2019, a year of birds on (and off) the farm

We’re a bit tardy in our bird end-of-year-recap. Yes. And we have every assortment of excuse, but we’ll spare you.  We invite you to muster your imagination, make yourself a cup of hot tea, pretend like it is mid-January and that we have our act together.

As regards bird friends, 2019 was quieter on the farm than the previous two years, perhaps due to (lack of) deliberation and intensity of monitoring.  In looking at the weekly species count, we can see how the cold snowy start to the year delayed spring migration and stretched it out a bit, but the overall trend matches well with earlier seasons. Last spring, we also had fewer birds making nests on the farm; nesting birds included house sparrows, starlings, house finches, Eurasian collared-doves, and chickadees. Of note: there were half as many successful robin clutches in 2019 as 2018 which suggests that the cold, snowy spring may have been especially hard for some of the common bird species.

We had several species that were surprising in their absence: spring wood ducks looking for nesting cavities, turkeys, only one hummingbird, no orioles, and the fall sparrows didn’t dally at all on their way south.

Even though the season was quiet, we did have nine new species observed on the farm in 2019. Prairie Falcon, American Kestrel, Common Merganser, Warbling Vireo, Tennessee and Black-and-White Warblers, Eastern Phoebe, LaConte’s Sparrow, and an absolutely stunning male Ring-Necked Pheasant showed up on our back porch the day before Thanksgiving.   We had ninety-four known species on the farm, plus a number of mystery birds that either didn’t make it on the list or were hesitantly added and labeled “sp.”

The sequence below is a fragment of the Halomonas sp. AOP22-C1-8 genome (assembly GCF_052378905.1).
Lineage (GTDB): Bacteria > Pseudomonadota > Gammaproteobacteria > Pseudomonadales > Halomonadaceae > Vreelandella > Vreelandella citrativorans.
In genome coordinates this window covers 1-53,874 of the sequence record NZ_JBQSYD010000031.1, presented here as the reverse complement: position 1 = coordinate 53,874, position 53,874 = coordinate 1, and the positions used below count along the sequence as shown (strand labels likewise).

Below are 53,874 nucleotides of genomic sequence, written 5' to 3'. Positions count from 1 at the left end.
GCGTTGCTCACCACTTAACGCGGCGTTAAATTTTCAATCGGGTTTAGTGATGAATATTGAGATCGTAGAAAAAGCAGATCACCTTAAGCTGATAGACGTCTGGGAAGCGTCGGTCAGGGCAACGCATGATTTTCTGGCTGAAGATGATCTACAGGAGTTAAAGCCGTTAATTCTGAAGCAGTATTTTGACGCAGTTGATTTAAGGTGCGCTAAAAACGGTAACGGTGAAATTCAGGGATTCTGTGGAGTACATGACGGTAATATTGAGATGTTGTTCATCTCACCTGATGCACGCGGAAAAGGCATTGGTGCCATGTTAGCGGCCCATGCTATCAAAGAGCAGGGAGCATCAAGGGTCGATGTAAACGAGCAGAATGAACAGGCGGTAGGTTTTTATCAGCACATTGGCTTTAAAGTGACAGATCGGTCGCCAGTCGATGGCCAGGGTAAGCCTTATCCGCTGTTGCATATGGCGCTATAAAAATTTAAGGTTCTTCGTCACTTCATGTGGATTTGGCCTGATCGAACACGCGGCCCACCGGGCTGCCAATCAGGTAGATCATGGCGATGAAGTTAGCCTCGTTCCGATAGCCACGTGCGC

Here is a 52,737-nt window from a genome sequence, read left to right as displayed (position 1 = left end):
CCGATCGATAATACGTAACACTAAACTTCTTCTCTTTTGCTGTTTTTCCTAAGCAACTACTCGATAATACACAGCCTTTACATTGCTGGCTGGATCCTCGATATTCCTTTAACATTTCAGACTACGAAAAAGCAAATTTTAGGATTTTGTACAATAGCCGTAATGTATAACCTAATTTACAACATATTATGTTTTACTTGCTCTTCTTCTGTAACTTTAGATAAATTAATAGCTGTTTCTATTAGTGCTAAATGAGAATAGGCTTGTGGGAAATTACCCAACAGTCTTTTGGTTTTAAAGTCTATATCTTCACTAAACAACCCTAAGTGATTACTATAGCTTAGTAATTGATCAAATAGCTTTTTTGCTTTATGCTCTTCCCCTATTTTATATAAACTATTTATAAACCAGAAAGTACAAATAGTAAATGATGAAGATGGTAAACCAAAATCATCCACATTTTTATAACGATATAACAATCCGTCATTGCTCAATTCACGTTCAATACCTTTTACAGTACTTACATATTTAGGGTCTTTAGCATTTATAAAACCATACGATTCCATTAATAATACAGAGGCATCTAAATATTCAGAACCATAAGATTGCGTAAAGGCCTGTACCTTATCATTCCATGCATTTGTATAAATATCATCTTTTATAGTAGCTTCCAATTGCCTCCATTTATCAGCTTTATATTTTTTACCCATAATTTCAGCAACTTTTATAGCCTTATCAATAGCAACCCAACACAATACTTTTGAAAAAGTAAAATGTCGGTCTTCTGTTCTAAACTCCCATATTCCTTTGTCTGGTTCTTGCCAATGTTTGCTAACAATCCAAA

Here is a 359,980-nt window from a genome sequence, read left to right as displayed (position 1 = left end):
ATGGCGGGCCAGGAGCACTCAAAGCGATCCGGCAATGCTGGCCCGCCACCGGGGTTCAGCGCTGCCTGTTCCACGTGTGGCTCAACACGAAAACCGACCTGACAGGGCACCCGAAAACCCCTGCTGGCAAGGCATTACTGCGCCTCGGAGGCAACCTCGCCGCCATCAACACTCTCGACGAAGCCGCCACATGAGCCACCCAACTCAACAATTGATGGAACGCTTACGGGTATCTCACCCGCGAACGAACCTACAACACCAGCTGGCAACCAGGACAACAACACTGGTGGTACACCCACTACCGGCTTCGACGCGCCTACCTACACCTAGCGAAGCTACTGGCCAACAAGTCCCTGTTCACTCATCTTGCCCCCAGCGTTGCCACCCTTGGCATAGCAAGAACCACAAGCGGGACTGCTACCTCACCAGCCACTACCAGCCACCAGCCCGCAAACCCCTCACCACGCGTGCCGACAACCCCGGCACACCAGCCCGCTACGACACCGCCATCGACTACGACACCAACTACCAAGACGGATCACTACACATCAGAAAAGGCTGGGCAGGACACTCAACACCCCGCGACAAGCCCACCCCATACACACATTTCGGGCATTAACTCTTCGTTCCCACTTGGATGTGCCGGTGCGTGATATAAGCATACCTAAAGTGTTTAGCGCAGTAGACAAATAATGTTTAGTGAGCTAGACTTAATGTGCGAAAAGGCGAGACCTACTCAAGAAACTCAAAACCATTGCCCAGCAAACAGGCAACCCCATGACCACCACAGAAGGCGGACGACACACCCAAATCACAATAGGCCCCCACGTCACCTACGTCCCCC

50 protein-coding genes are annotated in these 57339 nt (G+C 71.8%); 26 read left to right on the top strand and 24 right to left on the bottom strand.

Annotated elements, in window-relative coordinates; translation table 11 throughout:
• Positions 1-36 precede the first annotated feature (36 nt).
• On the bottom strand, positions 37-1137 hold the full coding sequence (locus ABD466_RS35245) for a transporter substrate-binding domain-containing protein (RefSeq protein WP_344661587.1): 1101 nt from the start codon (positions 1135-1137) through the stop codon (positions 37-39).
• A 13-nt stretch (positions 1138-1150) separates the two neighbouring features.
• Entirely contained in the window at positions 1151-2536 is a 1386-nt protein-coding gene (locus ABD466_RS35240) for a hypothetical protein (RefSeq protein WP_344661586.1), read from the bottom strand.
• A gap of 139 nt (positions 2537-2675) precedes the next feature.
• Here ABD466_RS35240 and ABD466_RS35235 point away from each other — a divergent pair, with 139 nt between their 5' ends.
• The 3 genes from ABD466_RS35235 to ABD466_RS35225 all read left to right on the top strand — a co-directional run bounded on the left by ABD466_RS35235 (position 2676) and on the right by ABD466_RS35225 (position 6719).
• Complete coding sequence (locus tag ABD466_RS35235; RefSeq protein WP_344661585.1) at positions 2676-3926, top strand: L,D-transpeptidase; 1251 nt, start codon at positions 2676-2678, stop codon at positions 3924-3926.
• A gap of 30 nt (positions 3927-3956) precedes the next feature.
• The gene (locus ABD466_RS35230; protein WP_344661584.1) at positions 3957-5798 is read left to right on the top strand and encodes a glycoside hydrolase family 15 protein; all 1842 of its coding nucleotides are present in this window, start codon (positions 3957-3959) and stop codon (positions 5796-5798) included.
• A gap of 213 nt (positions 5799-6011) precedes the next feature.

You’ll notice on the graph two considerable gaps in data collection. Mid-summer, we had a chance to celebrate Jeremy’s little brother’s wedding in Norway, and in December we took time to visit Trish’s parents in Baja California, Mexico.  So, although our birding experience at home on the farm was relatively unembellished, the variety of birds we had a chance to see throughout the year was probably the most diverse we will ever experience. Mid-summer Sea Eagles, Puffins, and Arctic Terns feeding their fluffy babies under the midnight sun (!), AND, in December, an estuary full of shorebirds, cardon cactus covered with sunning vultures at sunrise, and four kinds of hummingbirds assertively sharing the feeder at our casita.

Another possibility for the reduced sightings of birds over this year is that being off-farm for almost eight weeks meant that we were working more deliberately, more focused on getting tasks done, and Jeremy’s attentions were wandering off towards the branches and the sky a little less, but that seems unlikely.

Lastly, because it is already May and we are mid-Spring migration here is a link to the Migration Celebration reggae playlist we put together last year. And a poem by Billy Collins, one that speaks dearly to Trish’s relationship with bird watching.

We hope this note finds you all happy and healthy and enjoying joyous intimacies with your gregarious, feathered neighbors. Love, T and J

P.S. For those of you interested in specifics, here is a link to our 2019 weekly bird species monitoring list and check out ebird for a deep dive into the magic of citizen science.

P.P.S! If you are interested in Cycle Farm’s previous years’ bird summaries, here you go: 2017 and 2018.

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